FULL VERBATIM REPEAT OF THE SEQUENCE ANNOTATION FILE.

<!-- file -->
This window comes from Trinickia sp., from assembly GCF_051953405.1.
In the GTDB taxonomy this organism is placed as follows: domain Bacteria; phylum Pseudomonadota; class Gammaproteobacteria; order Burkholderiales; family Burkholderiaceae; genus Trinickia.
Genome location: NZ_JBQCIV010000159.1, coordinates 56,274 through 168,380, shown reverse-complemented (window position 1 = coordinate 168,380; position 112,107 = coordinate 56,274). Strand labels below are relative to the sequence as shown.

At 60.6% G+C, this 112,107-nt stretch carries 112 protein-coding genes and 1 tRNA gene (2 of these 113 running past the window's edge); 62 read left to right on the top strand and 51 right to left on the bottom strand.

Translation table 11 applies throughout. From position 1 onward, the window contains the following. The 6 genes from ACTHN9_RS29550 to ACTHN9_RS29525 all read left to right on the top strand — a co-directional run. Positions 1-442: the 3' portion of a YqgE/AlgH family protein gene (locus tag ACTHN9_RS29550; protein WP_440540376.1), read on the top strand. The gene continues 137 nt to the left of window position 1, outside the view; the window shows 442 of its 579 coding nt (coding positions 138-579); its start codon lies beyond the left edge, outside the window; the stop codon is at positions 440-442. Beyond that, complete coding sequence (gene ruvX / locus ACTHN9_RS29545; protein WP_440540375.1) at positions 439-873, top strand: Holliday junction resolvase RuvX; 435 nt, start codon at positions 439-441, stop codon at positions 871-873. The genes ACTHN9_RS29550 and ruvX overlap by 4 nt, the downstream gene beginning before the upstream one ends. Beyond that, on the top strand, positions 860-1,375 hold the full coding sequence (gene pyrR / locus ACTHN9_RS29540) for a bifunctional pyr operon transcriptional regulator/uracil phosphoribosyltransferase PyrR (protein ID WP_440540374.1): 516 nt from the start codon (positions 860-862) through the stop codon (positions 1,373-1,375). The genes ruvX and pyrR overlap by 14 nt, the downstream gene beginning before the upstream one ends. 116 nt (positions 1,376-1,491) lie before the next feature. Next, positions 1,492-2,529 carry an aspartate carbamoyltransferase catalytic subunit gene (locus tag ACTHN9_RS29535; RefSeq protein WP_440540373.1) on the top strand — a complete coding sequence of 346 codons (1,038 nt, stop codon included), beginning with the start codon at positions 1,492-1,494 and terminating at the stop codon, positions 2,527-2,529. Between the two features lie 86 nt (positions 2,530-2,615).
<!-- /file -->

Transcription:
This window comes from Trinickia sp., from assembly GCF_051953405.1.
In the GTDB taxonomy this organism is placed as follows: domain Bacteria; phylum Pseudomonadota; class Gammaproteobacteria; order Burkholderiales; family Burkholderiaceae; genus Trinickia.
Genome location: NZ_JBQCIV010000159.1, coordinates 56,274 through 168,380, shown reverse-complemented (window position 1 = coordinate 168,380; position 112,107 = coordinate 56,274). Strand labels below are relative to the sequence as shown.

At 60.6% G+C, this 112,107-nt stretch carries 112 protein-coding genes and 1 tRNA gene (2 of these 113 running past the window's edge); 62 read left to right on the top strand and 51 right to left on the bottom strand.

Translation table 11 applies throughout. From position 1 onward, the window contains the following. The 6 genes from ACTHN9_RS29550 to ACTHN9_RS29525 all read left to right on the top strand — a co-directional run. Positions 1-442: the 3' portion of a YqgE/AlgH family protein gene (locus tag ACTHN9_RS29550; protein WP_440540376.1), read on the top strand. The gene continues 137 nt to the left of window position 1, outside the view; the window shows 442 of its 579 coding nt (coding positions 138-579); its start codon lies beyond the left edge, outside the window; the stop codon is at positions 440-442. Beyond that, complete coding sequence (gene ruvX / locus ACTHN9_RS29545; protein WP_440540375.1) at positions 439-873, top strand: Holliday junction resolvase RuvX; 435 nt, start codon at positions 439-441, stop codon at positions 871-873. The genes ACTHN9_RS29550 and ruvX overlap by 4 nt, the downstream gene beginning before the upstream one ends. Beyond that, on the top strand, positions 860-1,375 hold the full coding sequence (gene pyrR / locus ACTHN9_RS29540) for a bifunctional pyr operon transcriptional regulator/uracil phosphoribosyltransferase PyrR (protein ID WP_440540374.1): 516 nt from the start codon (positions 860-862) through the stop codon (positions 1,373-1,375). The genes ruvX and pyrR overlap by 14 nt, the downstream gene beginning before the upstream one ends. 116 nt (positions 1,376-1,491) lie before the next feature. Next, positions 1,492-2,529 carry an aspartate carbamoyltransferase catalytic subunit gene (locus tag ACTHN9_RS29535; RefSeq protein WP_440540373.1) on the top strand — a complete coding sequence of 346 codons (1,038 nt, stop codon included), beginning with the start codon at positions 1,492-1,494 and terminating at the stop codon, positions 2,527-2,529. Between the two features lie 86 nt (positions 2,530-2,615).